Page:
• Television

Business & Connectivity

  • No conference facilities available

Access & Convenience

  • Child friendly
  • Pets allowed by arrangement
  • Off street parking
  • Nearest shops further than 10km
  • Nearest fuel further than 10km
  • No shuttle service available

Payment

  • EFT accepted
  • Cash accepted

Gallery

Map

Blog

Cape Winelands

Western Cape

About

As the name suggests, the Cape Winelands is an area of vines and vineyards; the berries of which are responsible for that most delicious fermented juice of the grape: wine. The region is well known for its proliferation of estates and cellars that continually create quality wines throughout the cultivar spectrum.

This is an area that encourages leisurely meanders along its various wine routes, absorbing the natural beauty of the rural surroundings.

The region stretches northwards from the eastern outskirts of Cape Town. In the south the popular and trendy towns of Stellenbosch and Franschhoek nestle in the shadow of the mountains that make up the Hottentots Holland Nature Reserve. To the west the popular tourist ‘Route 62’ follows the Breede River Valley. It takes in the town of Robertson, the quaint village of McGregor and continues to Worcester.

North, across the N1 highway, the historic towns of Paarl, Wellington and Tulbagh are strung out between a series of mountains. In the far north-east, the town of Ceres is a dot in a sweeping valley of fruit orchards.

Craggy mountains are a feature of the landscape, giving rise to the region also being called the Boland (High Land). The mountains include the ranges of the Groot Drakenstein, Langeberg, Hexrivier and Witzenberg. Their steep rocky peaks plunge to gentler gradients rich in fynbos and proteas, before levelling out in fertile valleys threaded with chortling streams.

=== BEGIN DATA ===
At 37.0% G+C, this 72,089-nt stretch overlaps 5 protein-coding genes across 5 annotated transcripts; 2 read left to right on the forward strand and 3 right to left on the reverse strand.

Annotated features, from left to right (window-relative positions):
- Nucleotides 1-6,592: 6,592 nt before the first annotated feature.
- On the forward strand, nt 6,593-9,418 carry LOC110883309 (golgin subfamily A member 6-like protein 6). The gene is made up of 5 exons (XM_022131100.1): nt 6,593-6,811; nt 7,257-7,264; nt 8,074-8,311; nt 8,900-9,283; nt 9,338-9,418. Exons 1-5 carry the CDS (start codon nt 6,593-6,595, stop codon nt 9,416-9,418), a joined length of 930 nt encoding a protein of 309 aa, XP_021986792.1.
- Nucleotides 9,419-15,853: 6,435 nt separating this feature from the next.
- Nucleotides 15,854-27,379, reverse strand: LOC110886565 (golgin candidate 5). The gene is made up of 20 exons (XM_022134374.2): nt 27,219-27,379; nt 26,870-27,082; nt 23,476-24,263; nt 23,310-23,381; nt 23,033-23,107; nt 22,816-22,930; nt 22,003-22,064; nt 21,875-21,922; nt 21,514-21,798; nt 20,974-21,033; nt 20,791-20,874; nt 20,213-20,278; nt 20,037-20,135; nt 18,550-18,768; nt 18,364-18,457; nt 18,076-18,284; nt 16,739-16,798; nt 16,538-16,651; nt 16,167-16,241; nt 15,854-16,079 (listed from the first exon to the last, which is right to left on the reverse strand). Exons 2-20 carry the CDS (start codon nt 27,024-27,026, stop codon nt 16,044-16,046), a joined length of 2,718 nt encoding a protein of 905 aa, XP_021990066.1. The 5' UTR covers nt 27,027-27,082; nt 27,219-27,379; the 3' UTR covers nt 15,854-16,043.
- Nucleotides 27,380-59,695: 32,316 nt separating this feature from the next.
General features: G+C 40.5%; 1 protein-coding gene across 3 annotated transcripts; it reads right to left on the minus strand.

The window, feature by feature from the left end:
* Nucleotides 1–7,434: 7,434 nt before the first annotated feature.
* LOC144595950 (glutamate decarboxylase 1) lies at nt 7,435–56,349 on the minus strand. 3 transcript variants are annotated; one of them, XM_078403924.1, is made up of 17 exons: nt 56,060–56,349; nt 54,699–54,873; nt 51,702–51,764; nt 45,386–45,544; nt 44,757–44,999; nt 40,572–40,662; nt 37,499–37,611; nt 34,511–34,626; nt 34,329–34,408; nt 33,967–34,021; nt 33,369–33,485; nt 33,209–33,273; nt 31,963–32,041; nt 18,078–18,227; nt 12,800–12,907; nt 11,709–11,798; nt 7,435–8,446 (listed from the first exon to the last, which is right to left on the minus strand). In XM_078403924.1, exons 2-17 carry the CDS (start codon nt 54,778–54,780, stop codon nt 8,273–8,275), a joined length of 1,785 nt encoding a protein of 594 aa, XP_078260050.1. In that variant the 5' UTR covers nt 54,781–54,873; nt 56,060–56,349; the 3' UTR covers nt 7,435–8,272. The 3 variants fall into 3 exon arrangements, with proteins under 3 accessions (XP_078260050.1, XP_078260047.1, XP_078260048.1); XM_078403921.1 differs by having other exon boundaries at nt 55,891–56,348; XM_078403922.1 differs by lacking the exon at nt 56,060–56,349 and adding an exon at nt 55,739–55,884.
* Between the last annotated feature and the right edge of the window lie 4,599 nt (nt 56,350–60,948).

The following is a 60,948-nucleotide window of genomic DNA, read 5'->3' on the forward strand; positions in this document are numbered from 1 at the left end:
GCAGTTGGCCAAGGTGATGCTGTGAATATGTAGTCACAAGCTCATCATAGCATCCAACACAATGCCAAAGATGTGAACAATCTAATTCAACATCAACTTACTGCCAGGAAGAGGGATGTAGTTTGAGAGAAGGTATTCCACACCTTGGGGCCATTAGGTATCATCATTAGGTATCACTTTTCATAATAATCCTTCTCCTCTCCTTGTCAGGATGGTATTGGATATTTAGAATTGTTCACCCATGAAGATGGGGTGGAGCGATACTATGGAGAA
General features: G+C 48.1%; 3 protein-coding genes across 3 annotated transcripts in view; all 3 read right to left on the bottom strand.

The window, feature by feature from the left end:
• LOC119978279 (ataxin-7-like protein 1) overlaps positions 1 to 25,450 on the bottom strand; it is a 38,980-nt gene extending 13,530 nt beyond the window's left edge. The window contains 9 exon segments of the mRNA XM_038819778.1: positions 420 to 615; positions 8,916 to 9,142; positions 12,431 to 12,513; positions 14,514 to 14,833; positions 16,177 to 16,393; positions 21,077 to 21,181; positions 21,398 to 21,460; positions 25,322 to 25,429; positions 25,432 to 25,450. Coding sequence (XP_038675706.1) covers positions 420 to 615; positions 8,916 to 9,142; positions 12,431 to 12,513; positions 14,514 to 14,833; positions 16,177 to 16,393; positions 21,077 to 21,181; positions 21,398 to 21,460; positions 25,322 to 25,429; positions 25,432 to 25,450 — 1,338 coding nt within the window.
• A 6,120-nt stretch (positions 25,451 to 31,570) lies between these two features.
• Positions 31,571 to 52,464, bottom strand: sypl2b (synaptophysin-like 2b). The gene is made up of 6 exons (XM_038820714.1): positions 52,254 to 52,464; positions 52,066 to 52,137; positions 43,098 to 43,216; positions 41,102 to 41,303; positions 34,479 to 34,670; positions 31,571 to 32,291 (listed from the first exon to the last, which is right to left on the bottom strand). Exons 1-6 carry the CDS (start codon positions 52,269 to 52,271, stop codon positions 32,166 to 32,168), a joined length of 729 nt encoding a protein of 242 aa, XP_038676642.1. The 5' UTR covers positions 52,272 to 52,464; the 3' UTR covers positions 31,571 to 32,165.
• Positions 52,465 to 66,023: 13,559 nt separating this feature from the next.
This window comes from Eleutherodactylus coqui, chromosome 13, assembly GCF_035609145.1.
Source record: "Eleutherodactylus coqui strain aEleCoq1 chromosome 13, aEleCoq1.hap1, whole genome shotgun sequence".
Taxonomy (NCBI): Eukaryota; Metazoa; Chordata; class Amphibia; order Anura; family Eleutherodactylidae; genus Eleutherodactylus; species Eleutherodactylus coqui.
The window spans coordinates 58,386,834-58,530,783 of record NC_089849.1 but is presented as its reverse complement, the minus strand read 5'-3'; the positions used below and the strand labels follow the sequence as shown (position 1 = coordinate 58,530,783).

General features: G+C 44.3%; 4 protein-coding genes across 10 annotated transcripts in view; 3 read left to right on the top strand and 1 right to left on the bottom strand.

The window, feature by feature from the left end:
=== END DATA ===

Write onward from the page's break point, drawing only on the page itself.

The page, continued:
In these low-lying areas, suspended between the slopes, vineyards stretch in patchwork patterns. Like an artist’s palette the area changes with the seasons - from subtle spring pastels, through lush summer greens, to the earthy shades of autumn.

Not only are the Cape Winelands a delight for connoisseurs of fine wines; the towns themselves are centres for a host of enjoyable pastimes. Many are steeped in history and have magnificent collections of traditional Cape Dutch and period architecture.

These are best viewed during a stroll along the leafy streets. The historic Church Street in Tulbagh has the largest concentration of provincial monuments in one street in South Africa. The university town of Stellenbosch, with its oak-lined boulevards, is the second-oldest town in the country, dating back to 1671. Today it is an important cultural centre with a host of galleries and museums, and the country’s oldest music school.

Franschhoek, reclining in a somnolent valley ambience, entices gourmets to sample its fare at some of South Africa’s top restaurants. McGregor is well known for its life-enriching tranquillity and Ceres for its fruit production and snow-covered mountains in winter. Besides their wineries, Robertson and Worcester are known for the production of some of South Africa’s best known brandies – Klipdrift and KWV, respectively.